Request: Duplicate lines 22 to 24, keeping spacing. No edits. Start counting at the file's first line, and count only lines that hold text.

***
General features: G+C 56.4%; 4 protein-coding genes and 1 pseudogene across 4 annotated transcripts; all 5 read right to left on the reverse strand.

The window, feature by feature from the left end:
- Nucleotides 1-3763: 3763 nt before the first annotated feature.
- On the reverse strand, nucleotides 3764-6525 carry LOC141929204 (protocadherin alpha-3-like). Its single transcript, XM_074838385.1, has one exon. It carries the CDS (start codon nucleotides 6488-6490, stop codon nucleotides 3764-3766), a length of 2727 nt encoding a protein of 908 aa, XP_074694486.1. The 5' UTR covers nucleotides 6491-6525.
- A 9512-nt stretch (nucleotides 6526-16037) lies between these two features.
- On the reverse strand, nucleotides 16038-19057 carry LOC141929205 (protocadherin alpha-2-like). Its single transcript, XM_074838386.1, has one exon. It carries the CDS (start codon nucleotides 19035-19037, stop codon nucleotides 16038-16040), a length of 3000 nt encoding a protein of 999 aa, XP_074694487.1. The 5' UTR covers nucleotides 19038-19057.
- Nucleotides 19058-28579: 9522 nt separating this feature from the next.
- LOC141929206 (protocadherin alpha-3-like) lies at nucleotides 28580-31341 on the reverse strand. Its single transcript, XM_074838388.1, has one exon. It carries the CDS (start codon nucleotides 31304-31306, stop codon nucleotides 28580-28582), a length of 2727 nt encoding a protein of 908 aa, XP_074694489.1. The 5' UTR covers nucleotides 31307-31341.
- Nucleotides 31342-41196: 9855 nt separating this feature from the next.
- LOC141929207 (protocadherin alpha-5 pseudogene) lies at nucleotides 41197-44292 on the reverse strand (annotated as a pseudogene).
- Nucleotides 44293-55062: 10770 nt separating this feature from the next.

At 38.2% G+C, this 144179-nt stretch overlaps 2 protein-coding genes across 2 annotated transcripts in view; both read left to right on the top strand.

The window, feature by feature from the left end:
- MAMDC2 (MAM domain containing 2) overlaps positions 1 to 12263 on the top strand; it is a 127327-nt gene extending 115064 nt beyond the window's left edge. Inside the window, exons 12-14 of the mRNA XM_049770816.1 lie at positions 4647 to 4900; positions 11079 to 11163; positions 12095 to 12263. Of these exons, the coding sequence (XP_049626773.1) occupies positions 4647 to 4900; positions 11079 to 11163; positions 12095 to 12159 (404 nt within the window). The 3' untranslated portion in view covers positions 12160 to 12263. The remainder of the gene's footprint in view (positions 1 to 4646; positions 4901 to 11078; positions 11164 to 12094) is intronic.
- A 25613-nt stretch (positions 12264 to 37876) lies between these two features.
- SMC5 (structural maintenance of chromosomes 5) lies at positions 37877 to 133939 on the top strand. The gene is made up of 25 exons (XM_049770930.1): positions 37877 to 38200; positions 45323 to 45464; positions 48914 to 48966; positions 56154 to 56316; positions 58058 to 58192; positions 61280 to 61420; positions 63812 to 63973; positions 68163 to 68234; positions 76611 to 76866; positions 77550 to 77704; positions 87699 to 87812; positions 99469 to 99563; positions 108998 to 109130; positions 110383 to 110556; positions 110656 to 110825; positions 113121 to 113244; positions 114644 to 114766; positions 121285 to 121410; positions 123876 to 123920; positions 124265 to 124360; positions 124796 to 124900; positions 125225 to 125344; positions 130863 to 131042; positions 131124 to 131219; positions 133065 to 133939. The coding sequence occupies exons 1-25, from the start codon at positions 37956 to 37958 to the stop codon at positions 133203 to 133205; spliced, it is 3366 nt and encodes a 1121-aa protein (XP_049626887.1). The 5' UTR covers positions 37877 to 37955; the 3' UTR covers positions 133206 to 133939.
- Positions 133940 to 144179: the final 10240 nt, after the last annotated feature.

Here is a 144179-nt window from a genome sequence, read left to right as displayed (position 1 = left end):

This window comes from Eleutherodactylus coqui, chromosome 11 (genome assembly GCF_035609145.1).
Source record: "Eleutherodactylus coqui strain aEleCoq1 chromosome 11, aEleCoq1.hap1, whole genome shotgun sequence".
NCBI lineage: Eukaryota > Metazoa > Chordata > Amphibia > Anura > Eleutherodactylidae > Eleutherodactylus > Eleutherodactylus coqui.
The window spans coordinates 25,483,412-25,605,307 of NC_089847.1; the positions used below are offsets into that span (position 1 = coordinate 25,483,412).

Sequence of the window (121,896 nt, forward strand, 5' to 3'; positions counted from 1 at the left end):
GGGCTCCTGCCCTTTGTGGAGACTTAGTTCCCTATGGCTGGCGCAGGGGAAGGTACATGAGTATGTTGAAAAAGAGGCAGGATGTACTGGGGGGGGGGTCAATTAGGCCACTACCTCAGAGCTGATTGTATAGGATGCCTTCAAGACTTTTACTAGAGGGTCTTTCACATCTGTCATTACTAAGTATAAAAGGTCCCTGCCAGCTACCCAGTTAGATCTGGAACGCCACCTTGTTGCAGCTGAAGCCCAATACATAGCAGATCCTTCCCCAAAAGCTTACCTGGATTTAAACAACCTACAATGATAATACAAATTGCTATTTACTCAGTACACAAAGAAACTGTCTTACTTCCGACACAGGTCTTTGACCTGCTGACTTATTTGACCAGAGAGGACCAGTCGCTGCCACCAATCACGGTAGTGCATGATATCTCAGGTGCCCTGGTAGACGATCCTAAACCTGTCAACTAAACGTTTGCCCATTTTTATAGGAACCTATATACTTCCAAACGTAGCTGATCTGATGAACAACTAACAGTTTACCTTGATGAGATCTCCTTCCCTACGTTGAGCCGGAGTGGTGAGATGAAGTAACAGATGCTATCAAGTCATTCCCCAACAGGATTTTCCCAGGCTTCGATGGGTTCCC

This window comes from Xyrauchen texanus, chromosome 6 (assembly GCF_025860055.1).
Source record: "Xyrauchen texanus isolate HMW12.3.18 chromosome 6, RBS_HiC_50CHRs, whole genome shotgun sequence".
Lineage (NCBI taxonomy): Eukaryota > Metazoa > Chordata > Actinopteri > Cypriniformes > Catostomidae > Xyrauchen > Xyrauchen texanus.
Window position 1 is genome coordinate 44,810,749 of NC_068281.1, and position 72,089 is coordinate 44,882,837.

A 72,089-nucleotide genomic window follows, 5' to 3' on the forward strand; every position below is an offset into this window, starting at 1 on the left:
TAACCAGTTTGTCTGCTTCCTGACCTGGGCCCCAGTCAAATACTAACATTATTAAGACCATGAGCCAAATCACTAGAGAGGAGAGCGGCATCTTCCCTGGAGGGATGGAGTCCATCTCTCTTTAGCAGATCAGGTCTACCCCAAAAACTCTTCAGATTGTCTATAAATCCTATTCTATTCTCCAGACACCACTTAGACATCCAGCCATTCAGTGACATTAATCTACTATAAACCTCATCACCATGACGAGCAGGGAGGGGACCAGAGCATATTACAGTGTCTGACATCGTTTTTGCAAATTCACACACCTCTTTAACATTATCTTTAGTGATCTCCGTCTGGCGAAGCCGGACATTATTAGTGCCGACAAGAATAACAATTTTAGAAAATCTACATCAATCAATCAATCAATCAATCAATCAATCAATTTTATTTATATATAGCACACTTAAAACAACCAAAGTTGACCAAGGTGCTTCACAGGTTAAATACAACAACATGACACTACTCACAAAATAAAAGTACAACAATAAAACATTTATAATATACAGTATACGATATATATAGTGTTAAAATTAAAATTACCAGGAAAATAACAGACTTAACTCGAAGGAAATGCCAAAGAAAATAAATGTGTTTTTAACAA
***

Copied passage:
The window spans coordinates 25,483,412-25,605,307 of NC_089847.1; the positions used below are offsets into that span (position 1 = coordinate 25,483,412).

Sequence of the window (121,896 nt, forward strand, 5' to 3'; positions counted from 1 at the left end):
GGGCTCCTGCCCTTTGTGGAGACTTAGTTCCCTATGGCTGGCGCAGGGGAAGGTACATGAGTATGTTGAAAAAGAGGCAGGATGTACTGGGGGGGGGGTCAATTAGGCCACTACCTCAGAGCTGATTGTATAGGATGCCTTCAAGACTTTTACTAGAGGGTCTTTCACATCTGTCATTACTAAGTATAAAAGGTCCCTGCCAGCTACCCAGTTAGATCTGGAACGCCACCTTGTTGCAGCTGAAGCCCAATACATAGCAGATCCTTCCCCAAAAGCTTACCTGGATTTAAACAACCTACAATGATAATACAAATTGCTATTTACTCAGTACACAAAGAAACTGTCTTACTTCCGACACAGGTCTTTGACCTGCTGACTTATTTGACCAGAGAGGACCAGTCGCTGCCACCAATCACGGTAGTGCATGATATCTCAGGTGCCCTGGTAGACGATCCTAAACCTGTCAACTAAACGTTTGCCCATTTTTATAGGAACCTATATACTTCCAAACGTAGCTGATCTGATGAACAACTAACAGTTTACCTTGATGAGATCTCCTTCCCTACGTTGAGCCGGAGTGGTGAGATGAAGTAACAGATGCTATCAAGTCATTCCCCAACAGGATTTTCCCAGGCTTCGATGGGTTCCC